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Dunedin Beacon
Fencing club keeps beginners and experts on their toes
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Club member Dirk Friedrich watches as fencing instructor Bruce Darling, left, demonstrates a fencing action to Stewart McVicker.
DUNEDIN – Ever sat up watching one of those late-night, grainy black and white movies with dueling scenes? The ones with sword-brandishing, swashbuckling heroes and villains, effortlessly leaping on and off castle staircases, swinging from chandeliers, blades flashing, metal clinking, until the evil one finally gets a well-deserved stab in the ticker.

Have you then thought to yourself, “Looks like fun? I could do that (if I knew how)”?

Indulge the fantasy and get thee to thy Dunedin Recreational Center.

Here, two evenings a week, the Dunedin Fencing Club (DuFU) holds classes for beginners and advanced alike and taught by seasoned professionals, Bruce Darling, the club’s charter member and David Holdsworth, a retired U.S. Army colonel. With an emphasis on strategy and psychology, fencing has been compared to linear chess. In addition, speed, quick thinking, good footwork and hand-eye coordination make for a talented fencer.

“We look for people, especially younger people, who like to do it almost in a fantasy way. They’ve seen it on television, maybe some movies. Maybe as kids, they played out on an empty lot, hitting each with other sticks and branches. They come to us in awe,” said Darling, 58, whose day job is that of a building contractor.

Unlike many sports that require years of high-level training, beginner fencers can after a year or two of consistent practice and coaching achieve the basic skills and technique needed to enter and win tournaments.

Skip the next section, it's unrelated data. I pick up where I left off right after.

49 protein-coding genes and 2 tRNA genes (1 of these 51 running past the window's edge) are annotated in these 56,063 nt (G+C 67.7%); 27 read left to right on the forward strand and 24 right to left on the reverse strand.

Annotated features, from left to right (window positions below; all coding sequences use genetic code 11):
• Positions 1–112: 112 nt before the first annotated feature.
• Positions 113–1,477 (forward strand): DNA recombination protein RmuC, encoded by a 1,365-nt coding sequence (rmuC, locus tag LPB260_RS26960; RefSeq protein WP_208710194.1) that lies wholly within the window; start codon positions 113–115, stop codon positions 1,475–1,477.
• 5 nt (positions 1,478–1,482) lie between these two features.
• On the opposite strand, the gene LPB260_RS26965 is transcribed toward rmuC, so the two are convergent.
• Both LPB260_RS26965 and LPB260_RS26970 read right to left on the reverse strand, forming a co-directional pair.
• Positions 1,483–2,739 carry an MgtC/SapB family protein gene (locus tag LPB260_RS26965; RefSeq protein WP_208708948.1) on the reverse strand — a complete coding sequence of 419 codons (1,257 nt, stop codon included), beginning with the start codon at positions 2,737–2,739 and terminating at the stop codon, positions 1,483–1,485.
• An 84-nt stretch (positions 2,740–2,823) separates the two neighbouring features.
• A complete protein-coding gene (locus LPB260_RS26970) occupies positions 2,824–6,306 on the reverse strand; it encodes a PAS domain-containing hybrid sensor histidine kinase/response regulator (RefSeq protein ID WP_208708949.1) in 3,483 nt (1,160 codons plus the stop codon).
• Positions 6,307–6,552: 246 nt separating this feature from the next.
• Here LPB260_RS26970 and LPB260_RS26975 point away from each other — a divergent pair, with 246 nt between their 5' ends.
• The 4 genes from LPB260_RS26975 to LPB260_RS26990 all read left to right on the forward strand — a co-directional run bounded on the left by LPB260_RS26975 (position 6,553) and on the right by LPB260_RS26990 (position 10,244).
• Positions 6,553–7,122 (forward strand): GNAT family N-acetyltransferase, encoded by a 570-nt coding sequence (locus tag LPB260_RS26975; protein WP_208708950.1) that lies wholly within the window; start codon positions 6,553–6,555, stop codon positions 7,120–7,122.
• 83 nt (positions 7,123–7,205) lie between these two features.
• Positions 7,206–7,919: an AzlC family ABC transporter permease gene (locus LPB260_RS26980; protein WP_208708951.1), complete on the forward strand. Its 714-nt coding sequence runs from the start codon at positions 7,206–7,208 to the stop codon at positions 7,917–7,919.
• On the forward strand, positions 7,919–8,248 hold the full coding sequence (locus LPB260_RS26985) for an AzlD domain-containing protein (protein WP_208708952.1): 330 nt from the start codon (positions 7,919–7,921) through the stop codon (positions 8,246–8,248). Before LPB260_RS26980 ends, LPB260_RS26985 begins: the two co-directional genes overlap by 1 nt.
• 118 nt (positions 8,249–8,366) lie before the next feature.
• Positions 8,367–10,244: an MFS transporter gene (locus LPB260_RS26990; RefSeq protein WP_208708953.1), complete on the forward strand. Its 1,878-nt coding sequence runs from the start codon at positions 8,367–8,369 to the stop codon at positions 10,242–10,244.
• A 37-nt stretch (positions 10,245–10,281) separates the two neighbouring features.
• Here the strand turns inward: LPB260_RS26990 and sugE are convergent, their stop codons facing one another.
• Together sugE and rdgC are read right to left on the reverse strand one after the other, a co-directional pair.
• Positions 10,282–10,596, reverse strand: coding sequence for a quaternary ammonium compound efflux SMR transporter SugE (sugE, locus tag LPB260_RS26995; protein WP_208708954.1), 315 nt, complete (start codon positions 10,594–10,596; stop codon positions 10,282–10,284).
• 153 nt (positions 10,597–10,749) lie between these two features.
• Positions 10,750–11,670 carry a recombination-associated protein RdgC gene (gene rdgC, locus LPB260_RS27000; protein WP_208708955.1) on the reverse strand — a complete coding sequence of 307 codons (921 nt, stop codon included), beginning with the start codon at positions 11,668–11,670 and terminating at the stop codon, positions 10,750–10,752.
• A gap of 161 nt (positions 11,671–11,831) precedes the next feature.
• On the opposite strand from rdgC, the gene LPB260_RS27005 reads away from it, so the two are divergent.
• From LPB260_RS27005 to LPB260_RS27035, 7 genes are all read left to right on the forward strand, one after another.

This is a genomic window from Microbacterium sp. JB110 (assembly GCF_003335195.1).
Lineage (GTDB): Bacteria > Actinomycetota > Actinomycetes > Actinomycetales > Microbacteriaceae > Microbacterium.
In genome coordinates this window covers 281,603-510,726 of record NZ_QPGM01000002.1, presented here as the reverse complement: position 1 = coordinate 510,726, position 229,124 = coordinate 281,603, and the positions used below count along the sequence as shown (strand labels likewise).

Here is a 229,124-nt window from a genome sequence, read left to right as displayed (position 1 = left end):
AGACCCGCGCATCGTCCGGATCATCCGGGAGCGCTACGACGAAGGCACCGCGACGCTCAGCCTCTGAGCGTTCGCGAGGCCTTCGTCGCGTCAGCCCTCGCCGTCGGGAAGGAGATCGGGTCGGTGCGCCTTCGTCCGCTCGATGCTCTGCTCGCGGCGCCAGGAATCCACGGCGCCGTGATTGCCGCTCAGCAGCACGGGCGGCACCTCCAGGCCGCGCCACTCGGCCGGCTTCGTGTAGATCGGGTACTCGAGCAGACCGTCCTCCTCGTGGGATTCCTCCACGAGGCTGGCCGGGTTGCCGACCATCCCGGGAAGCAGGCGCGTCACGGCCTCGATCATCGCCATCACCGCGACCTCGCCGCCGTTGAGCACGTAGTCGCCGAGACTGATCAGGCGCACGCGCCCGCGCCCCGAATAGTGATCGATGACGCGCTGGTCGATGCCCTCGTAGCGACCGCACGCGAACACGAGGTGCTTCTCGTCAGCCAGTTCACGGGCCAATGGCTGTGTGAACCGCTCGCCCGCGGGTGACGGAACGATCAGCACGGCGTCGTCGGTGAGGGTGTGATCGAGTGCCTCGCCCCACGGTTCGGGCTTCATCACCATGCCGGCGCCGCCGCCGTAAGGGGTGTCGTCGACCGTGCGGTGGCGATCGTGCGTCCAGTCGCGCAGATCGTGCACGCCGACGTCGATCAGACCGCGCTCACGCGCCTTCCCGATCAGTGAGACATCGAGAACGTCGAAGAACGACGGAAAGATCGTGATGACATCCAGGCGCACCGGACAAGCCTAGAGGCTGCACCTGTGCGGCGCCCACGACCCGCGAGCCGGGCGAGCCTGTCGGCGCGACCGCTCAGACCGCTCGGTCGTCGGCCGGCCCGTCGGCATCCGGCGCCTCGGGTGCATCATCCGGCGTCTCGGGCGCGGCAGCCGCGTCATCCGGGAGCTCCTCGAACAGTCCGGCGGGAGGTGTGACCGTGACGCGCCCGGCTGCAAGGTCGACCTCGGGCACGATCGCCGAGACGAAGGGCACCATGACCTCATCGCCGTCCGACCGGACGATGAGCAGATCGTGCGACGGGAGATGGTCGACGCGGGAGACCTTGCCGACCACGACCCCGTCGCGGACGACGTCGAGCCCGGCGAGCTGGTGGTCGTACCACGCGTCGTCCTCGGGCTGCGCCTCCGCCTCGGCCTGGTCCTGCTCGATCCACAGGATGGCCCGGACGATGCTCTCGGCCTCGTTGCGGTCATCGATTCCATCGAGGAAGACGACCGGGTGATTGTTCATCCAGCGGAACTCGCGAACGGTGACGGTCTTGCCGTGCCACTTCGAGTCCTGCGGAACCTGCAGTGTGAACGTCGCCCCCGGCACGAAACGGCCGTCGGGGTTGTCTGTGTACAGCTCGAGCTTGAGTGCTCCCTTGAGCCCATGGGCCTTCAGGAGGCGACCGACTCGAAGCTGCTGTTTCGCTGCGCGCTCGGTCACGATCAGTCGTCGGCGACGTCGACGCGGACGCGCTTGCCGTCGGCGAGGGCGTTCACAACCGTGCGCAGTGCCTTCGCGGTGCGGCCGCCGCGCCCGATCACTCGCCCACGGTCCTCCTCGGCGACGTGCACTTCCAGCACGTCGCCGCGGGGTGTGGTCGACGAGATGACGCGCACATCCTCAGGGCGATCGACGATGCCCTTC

The dropout rate though tends to be high.

“Some people who come to us, they try it and fall off the side. Frankly, that’s a lot of people. I’d say half the people that start never go through with it,” said Darling.

Over the years, however, as most people’s attention spans have grown shorter, he has been forced to adjust his teaching style.

When I started fencing in ’76, I wasn’t allowed to touch a weapon for eight weeks. All I did was footwork for four nights a week.”

In fencing bouts, the winner is the first fencer who reaches a specified point total. This is typically five but can go up to 15. The weapons used in modern fencing are wired and connected to a score-keeping device with an audible tone and a green or red light each time a valid touch with the tip of the sword is delivered to one’s opponent. Assuming the touch hits the valid part of the body, a point is scored. If an out-of-bounds touch is made per the type of blade being used, the match is stopped without a resulting score.

The sword itself has three different blades – the foil, epee and saber. When using the foil, the valid target is the torso from the shoulders to the groin. With the epee the entire body is the valid target area and with the saber, the target area is the upper body from the hips to the top of the head and as such requires a different mask.

Fencing may seem dangerous; however, swords are made of flexible blades and have blunted covered tips. It is also a sport that does not require much in the way of expensive equipment. The protective gear worn consists of leather gloves, masks and Kevlar vests.

While speed, agility and endurance are all necessary attributes for a fencer, balance, Darling said, is perhaps the most important quality in the making of a true fencer.